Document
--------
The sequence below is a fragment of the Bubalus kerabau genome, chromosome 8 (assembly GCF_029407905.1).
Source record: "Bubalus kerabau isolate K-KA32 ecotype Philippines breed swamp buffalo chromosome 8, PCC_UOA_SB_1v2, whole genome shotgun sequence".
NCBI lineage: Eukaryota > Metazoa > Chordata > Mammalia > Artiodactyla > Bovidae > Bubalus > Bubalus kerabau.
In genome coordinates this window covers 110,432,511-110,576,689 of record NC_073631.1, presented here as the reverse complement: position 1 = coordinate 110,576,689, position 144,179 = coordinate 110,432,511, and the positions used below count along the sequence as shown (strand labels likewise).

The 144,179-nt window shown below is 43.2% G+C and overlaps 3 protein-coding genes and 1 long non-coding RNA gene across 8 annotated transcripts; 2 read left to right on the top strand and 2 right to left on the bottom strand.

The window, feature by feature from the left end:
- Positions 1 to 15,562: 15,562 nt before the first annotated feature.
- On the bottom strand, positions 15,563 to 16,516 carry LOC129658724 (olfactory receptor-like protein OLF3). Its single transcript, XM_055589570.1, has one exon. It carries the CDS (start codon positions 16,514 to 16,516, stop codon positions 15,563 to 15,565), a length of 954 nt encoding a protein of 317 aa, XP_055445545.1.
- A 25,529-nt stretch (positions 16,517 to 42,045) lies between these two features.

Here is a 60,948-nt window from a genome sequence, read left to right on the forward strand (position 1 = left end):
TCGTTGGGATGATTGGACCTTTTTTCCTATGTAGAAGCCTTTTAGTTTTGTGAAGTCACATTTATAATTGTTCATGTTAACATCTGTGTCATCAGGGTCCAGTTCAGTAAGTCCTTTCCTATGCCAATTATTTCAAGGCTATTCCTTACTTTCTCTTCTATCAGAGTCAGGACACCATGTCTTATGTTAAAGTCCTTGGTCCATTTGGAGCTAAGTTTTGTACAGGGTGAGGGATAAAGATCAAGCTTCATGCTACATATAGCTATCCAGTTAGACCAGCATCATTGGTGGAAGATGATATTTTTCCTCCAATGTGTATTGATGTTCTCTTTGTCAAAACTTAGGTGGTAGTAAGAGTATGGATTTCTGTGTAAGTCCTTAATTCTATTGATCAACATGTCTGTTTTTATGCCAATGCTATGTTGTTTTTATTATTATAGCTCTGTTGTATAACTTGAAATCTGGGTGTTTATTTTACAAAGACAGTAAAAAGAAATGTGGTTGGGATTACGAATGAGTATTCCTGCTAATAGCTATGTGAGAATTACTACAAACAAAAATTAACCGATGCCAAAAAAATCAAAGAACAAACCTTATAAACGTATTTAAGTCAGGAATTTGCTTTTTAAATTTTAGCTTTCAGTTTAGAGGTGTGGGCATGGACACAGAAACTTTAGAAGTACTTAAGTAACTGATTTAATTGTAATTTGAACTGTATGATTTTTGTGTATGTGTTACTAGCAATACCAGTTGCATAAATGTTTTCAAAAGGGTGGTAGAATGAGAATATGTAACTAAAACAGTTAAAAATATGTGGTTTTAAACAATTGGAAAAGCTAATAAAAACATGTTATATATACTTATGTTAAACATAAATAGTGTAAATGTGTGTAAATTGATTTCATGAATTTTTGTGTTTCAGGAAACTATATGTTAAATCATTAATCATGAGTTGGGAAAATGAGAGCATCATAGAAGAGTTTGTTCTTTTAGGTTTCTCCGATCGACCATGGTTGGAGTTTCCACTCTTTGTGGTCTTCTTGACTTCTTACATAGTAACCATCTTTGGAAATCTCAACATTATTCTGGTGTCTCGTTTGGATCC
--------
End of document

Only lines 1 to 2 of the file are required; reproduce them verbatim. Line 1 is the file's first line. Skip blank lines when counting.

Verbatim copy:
The sequence below is a fragment of the Bubalus kerabau genome, chromosome 8 (assembly GCF_029407905.1).
Source record: "Bubalus kerabau isolate K-KA32 ecotype Philippines breed swamp buffalo chromosome 8, PCC_UOA_SB_1v2, whole genome shotgun sequence".